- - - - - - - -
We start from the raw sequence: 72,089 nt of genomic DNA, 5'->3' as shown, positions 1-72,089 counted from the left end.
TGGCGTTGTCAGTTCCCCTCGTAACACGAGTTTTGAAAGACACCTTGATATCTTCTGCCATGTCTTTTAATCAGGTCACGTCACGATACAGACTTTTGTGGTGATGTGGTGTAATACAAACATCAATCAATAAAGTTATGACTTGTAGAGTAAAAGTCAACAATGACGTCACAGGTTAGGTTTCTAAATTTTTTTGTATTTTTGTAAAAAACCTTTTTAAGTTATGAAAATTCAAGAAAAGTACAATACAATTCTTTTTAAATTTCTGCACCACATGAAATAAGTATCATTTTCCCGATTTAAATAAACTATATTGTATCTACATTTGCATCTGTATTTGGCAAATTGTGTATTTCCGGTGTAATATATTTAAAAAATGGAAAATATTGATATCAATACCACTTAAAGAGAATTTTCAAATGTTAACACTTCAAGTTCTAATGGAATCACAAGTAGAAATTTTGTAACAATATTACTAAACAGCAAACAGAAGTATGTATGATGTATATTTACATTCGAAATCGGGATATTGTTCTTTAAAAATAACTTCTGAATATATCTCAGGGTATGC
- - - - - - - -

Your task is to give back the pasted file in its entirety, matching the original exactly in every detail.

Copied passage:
We start from the raw sequence: 72,089 nt of genomic DNA, 5'->3' as shown, positions 1-72,089 counted from the left end.
TGGCGTTGTCAGTTCCCCTCGTAACACGAGTTTTGAAAGACACCTTGATATCTTCTGCCATGTCTTTTAATCAGGTCACGTCACGATACAGACTTTTGTGGTGATGTGGTGTAATACAAACATCAATCAATAAAGTTATGACTTGTAGAGTAAAAGTCAACAATGACGTCACAGGTTAGGTTTCTAAATTTTTTTGTATTTTTGTAAAAAACCTTTTTAAGTTATGAAAATTCAAGAAAAGTACAATACAATTCTTTTTAAATTTCTGCACCACATGAAATAAGTATCATTTTCCCGATTTAAATAAACTATATTGTATCTACATTTGCATCTGTATTTGGCAAATTGTGTATTTCCGGTGTAATATATTTAAAAAATGGAAAATATTGATATCAATACCACTTAAAGAGAATTTTCAAATGTTAACACTTCAAGTTCTAATGGAATCACAAGTAGAAATTTTGTAACAATATTACTAAACAGCAAACAGAAGTATGTATGATGTATATTTACATTCGAAATCGGGATATTGTTCTTTAAAAATAACTTCTGAATATATCTCAGGGTATGC